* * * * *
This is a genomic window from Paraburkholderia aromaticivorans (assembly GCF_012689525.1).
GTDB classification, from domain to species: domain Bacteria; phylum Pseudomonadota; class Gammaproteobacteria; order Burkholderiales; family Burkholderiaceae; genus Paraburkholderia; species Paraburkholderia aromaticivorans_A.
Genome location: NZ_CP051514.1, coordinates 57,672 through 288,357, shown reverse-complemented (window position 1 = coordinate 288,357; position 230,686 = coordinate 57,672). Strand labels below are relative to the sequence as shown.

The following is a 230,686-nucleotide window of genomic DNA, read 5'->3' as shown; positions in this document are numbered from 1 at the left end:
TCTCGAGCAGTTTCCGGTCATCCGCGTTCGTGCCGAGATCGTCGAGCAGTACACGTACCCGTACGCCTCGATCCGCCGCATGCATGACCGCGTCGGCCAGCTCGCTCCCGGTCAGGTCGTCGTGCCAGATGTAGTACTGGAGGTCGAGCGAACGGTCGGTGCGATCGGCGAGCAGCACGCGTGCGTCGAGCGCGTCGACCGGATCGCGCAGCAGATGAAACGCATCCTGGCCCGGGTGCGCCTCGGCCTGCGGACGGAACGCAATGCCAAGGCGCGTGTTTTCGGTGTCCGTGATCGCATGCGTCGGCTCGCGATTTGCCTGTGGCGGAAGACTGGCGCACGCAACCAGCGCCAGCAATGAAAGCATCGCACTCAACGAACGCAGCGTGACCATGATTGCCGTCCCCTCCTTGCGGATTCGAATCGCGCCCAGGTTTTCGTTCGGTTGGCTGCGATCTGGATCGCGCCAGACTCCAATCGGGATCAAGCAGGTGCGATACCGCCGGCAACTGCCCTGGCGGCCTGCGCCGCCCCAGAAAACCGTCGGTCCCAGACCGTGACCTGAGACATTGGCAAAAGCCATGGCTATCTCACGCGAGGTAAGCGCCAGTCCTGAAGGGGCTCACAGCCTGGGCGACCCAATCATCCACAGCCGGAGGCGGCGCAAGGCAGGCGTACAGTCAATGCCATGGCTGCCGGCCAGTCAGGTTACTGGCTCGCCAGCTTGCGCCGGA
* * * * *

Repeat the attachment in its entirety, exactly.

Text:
This is a genomic window from Paraburkholderia aromaticivorans (assembly GCF_012689525.1).
GTDB classification, from domain to species: domain Bacteria; phylum Pseudomonadota; class Gammaproteobacteria; order Burkholderiales; family Burkholderiaceae; genus Paraburkholderia; species Paraburkholderia aromaticivorans_A.
Genome location: NZ_CP051514.1, coordinates 57,672 through 288,357, shown reverse-complemented (window position 1 = coordinate 288,357; position 230,686 = coordinate 57,672). Strand labels below are relative to the sequence as shown.

The following is a 230,686-nucleotide window of genomic DNA, read 5'->3' as shown; positions in this document are numbered from 1 at the left end:
TCTCGAGCAGTTTCCGGTCATCCGCGTTCGTGCCGAGATCGTCGAGCAGTACACGTACCCGTACGCCTCGATCCGCCGCATGCATGACCGCGTCGGCCAGCTCGCTCCCGGTCAGGTCGTCGTGCCAGATGTAGTACTGGAGGTCGAGCGAACGGTCGGTGCGATCGGCGAGCAGCACGCGTGCGTCGAGCGCGTCGACCGGATCGCGCAGCAGATGAAACGCATCCTGGCCCGGGTGCGCCTCGGCCTGCGGACGGAACGCAATGCCAAGGCGCGTGTTTTCGGTGTCCGTGATCGCATGCGTCGGCTCGCGATTTGCCTGTGGCGGAAGACTGGCGCACGCAACCAGCGCCAGCAATGAAAGCATCGCACTCAACGAACGCAGCGTGACCATGATTGCCGTCCCCTCCTTGCGGATTCGAATCGCGCCCAGGTTTTCGTTCGGTTGGCTGCGATCTGGATCGCGCCAGACTCCAATCGGGATCAAGCAGGTGCGATACCGCCGGCAACTGCCCTGGCGGCCTGCGCCGCCCCAGAAAACCGTCGGTCCCAGACCGTGACCTGAGACATTGGCAAAAGCCATGGCTATCTCACGCGAGGTAAGCGCCAGTCCTGAAGGGGCTCACAGCCTGGGCGACCCAATCATCCACAGCCGGAGGCGGCGCAAGGCAGGCGTACAGTCAATGCCATGGCTGCCGGCCAGTCAGGTTACTGGCTCGCCAGCTTGCGCCGGA